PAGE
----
PCT Article 41: Everything You Need To Know
According to PCT article 41, applicants can contact elected offices to amend the drawings, descriptions, and claims in their patent application.3 min read
According to PCT article 41, applicants can contact elected offices to amend the drawings, descriptions, and claims in their patent application within the time limit prescribed. Without applicants' consent, elected offices can't grant or refuse to grant patents before the prescribed time limit has expired.
National Laws of Elected States
Patent Cooperation Treaty amendments should go beyond the disclosure filed in the international application, unless the national laws of elected states permit them to exceed this disclosure. The amendments must be in line with the national laws of elected states in every respect except those not provided for in the Regulations and Treaty.
Where elected offices require translations of an international application, all amendments must be represented in the language of translation.
Voluntary Amendment of Applications
Applicants are allowed to voluntarily amend their applications as long as they make these amendments before the application is filed for substantive examination. Applicants can also voluntarily amend applications within three months after receiving notice from the patent's office that their application has entered the phase of substantive examination.
There are no additional restrictions that can be applied to voluntary amendments other than the restrictions contained in Article 33. Applicants may also amend their international patent applications when responding to office actions. However, any amendment that is submitted in response to office actions is governed by strict limitations.
Addition of New Claims
New claims cannot be added whether they are dependent claims or independent claims. In view of these limitations, applicants should carefully review all claims before submitting their patent applications. They should make sure that the claims include all the rights they want to protect before the patent application comes under substantive examination.
Procedure Saving Principle
The principle of procedure saving was designed to speed up the examination phase and reduce the search burden after the original search has concluded. In this instance, a broadening of the claim's scope would require a new search.
At this point, all further amendments do not broaden the scope of the patent claim(s). For instance, further amendments are not allowed to change or delete claim limitations, even if these amendments are supported by the original specifications. The basis for this rule is the principle of "procedure saving," which was adopted by the United States Patent and Trademark Office.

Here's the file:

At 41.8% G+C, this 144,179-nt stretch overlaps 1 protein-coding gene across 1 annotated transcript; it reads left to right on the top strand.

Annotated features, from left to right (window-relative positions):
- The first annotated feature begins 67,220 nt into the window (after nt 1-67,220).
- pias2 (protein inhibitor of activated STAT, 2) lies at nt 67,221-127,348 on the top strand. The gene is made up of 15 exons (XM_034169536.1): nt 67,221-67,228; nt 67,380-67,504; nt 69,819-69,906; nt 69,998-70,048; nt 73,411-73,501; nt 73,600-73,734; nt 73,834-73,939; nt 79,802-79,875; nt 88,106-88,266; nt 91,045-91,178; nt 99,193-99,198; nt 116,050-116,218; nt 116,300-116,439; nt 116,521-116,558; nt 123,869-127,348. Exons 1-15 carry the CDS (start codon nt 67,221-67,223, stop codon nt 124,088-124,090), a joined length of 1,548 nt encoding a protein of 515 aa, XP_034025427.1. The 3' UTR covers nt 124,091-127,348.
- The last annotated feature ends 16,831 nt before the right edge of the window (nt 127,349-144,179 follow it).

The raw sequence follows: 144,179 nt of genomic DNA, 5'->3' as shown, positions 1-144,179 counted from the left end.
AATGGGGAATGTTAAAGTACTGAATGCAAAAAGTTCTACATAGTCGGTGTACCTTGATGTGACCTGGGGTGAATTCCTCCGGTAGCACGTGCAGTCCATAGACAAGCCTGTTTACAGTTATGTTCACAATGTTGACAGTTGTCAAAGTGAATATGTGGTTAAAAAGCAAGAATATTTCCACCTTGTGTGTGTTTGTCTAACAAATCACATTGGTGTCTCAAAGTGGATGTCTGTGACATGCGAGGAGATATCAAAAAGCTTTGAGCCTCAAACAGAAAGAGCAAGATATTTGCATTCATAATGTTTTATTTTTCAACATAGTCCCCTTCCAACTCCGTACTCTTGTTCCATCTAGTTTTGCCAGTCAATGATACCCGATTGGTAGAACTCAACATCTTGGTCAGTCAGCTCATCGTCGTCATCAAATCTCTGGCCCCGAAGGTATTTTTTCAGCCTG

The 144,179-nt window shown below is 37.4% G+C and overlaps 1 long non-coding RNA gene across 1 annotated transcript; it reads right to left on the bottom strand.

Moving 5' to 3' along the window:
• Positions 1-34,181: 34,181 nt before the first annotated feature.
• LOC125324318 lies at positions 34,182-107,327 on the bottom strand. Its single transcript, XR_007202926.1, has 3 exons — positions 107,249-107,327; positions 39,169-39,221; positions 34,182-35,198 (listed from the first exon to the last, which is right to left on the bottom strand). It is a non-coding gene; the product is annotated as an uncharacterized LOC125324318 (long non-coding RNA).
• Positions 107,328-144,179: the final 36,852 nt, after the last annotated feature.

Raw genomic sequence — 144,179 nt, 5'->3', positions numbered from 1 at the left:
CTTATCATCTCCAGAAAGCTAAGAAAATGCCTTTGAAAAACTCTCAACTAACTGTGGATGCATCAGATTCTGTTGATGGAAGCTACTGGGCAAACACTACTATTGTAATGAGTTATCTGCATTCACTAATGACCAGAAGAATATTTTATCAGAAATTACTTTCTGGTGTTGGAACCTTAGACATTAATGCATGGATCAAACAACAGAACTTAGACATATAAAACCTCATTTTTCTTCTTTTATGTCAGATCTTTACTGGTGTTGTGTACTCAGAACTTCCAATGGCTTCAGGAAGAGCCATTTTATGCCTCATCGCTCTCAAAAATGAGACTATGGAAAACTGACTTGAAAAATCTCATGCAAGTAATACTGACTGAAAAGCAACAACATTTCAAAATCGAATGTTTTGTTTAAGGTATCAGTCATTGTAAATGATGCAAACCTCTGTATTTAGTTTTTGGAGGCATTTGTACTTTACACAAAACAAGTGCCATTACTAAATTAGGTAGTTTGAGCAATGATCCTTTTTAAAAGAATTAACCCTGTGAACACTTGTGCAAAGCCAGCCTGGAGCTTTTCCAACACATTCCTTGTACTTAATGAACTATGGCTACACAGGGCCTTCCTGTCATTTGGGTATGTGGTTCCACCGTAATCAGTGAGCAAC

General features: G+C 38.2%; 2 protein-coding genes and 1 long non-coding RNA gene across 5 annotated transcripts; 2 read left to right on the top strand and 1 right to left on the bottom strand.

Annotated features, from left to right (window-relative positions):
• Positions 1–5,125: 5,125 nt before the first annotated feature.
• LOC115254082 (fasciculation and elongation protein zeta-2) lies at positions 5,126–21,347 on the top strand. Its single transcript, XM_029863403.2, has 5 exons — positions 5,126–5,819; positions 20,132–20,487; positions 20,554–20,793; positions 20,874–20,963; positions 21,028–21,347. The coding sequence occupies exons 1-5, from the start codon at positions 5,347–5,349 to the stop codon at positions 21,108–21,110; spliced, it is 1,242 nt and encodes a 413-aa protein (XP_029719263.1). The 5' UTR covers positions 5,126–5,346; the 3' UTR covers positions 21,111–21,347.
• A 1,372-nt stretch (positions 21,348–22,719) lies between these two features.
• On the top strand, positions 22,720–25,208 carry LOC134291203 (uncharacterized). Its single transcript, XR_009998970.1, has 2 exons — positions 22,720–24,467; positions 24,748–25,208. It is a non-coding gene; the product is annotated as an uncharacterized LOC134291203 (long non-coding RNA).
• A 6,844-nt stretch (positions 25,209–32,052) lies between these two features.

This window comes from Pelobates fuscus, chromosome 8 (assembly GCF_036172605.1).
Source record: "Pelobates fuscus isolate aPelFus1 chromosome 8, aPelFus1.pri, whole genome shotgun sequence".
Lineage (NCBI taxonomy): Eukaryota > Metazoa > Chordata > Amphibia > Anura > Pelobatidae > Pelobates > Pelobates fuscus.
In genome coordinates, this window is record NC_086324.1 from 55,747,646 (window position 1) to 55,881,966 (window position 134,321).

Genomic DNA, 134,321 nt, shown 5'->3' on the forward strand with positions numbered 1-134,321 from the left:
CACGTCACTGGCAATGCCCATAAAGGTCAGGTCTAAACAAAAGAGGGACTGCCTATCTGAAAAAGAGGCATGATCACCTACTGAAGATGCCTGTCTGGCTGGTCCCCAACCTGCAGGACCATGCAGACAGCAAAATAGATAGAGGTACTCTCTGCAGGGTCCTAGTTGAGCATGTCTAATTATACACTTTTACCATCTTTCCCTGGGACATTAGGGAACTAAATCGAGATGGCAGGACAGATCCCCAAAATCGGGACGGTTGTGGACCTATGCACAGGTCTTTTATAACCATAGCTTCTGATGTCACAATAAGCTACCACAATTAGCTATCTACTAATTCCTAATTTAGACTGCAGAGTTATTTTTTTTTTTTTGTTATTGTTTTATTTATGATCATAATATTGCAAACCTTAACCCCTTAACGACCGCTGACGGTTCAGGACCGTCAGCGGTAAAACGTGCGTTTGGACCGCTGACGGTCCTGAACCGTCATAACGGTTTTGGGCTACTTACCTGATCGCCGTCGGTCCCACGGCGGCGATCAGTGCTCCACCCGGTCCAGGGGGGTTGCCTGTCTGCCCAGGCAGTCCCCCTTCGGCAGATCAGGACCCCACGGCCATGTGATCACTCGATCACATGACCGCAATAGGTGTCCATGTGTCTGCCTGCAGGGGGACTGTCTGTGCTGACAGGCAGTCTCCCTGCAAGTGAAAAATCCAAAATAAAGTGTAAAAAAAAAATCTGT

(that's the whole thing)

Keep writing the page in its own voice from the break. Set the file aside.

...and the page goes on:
There are also very strict restrictions for amendments made to specifications. For instance, during a prosecution, applicants may want to add additional experimental data that was obtained after the patent application was filed in order to satisfy the support requirements. These kinds of amendments are generally not allowed.
In some limited situations, applicants may be allowed to introduce additional data when responding to office actions. In these cases, the additional data will be used only to counter objections based on lack of novelty or obviousness, like in comparative experiments.
However, even if the new data is entered, it cannot be used to support patent claims. This means that no post-filing data can be used to remedy deficiencies.
Petition for Invalidation
Under the current patent law, a granted patent can be challenged by any entity provided this entity files an invalidation petition with the re-examination board.
If the validity of the patent is challenged, owners can amend the patent claims by:
- A combination of claims.
- Canceling one or more claims.
- Deleting one or more group members in a claim.
Special attention should be paid to the timing of these amendments.
Cancellation of Claims
Group members may be deleted or claims canceled at any point during the course of the invalidation procedure.
However, the incorporation of a claim is only allowed:
- When new arguments or evidence that was not previously presented by the petitioner is introduced by the Board.
- When new evidence and/or argument is introduced by the petitioner.
- When sending a reply to the invalidation petition.
When combining different claims, the claims to be combined should not depend on each other. They should depend on the same independent claim.
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